Raquel Kennedy Bergen, Ph.D.
Areas Taught: Criminal Justice, Sociology
Expertise: Rape, Intervention Services, Violence in Intimate Relationships
Grappling with Violence in Intimate Relationships
A sociologist at Saint Joseph's since 1994, Raquel Kennedy Bergen, Ph.D., is one of the nation's leading researchers in the field of violence against women and rape in intimate relationships, issues that, sadly, are becoming more and more prevalent.
"As we are increasingly finding out, violence in intimate relationships is very common. Ten to 14 percent of women have been raped by their partners," says Dr. Bergen. "We are also now learning more about the violence that takes place in relationships after a couple has separated."
Dr. Bergen boasts a wide range of credentials, including her 2004 appointment to the Pennsylvania State Ethics Commission by Governor Edward G. Rendell. The Commission was established by the Pennsylvania Public Official and Employee Ethics Act in order to enforce the Act's provisions and provide guidance regarding the standards it established. She is the only woman currently serving on the Commission, and just the sixth in its history.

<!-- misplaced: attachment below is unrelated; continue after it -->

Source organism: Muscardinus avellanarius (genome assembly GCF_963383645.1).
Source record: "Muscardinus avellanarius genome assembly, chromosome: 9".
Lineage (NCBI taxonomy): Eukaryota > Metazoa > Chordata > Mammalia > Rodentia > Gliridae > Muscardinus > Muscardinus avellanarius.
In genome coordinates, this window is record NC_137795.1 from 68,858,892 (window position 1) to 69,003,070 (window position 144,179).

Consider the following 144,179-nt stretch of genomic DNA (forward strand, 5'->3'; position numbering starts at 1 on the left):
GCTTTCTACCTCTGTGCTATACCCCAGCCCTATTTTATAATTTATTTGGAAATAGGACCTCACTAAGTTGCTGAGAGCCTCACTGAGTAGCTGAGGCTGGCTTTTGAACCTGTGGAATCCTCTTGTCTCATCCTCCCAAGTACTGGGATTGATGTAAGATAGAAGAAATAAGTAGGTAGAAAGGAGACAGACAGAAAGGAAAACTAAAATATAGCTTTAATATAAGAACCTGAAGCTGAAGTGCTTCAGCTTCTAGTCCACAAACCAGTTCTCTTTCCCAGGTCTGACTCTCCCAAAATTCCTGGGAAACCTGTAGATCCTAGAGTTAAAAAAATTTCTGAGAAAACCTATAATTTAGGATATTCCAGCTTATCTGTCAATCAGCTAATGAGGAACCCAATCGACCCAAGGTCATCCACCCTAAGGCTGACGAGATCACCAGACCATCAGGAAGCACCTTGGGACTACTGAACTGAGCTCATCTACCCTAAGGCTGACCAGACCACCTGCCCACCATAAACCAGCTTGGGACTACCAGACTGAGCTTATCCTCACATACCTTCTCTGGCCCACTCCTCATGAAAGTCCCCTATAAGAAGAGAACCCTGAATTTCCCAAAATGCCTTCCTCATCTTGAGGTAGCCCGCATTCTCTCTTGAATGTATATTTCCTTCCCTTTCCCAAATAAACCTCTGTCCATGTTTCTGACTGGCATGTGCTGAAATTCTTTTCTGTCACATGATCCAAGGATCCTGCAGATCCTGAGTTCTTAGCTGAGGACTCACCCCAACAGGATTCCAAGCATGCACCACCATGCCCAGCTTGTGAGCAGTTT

As the author of Wife Rape: Understanding the Response of Survivors and Service Providers and editor of Issues in Intimate Violence, Dr. Bergen is currently revisiting a past study that examines how rape crisis centers and battered womenÕs programs provide services to women raped by their partners. In other research, Dr. Bergen is exploring womenÕs experiences of sexual violence during pregnancy.
Dr. Bergen's additional areas of expertise include marriage and the family; sociology of the family; and gender and marriage. She also serves as co-facilitator of the Rape Education and Prevention Program (REPP) at the University, which presents the annual Take Back the Night vigil on campus to raise awareness of the serious problem of sexual violence.
"Take Back the Night is successful in addressing the issue of sexual violence on campus. Sexual violence affects both women and men, who are not always the perpetrators but can also be the victims," Dr. Bergen says. "It is just as important for men to be educated about stopping violence in intimate relationships as women."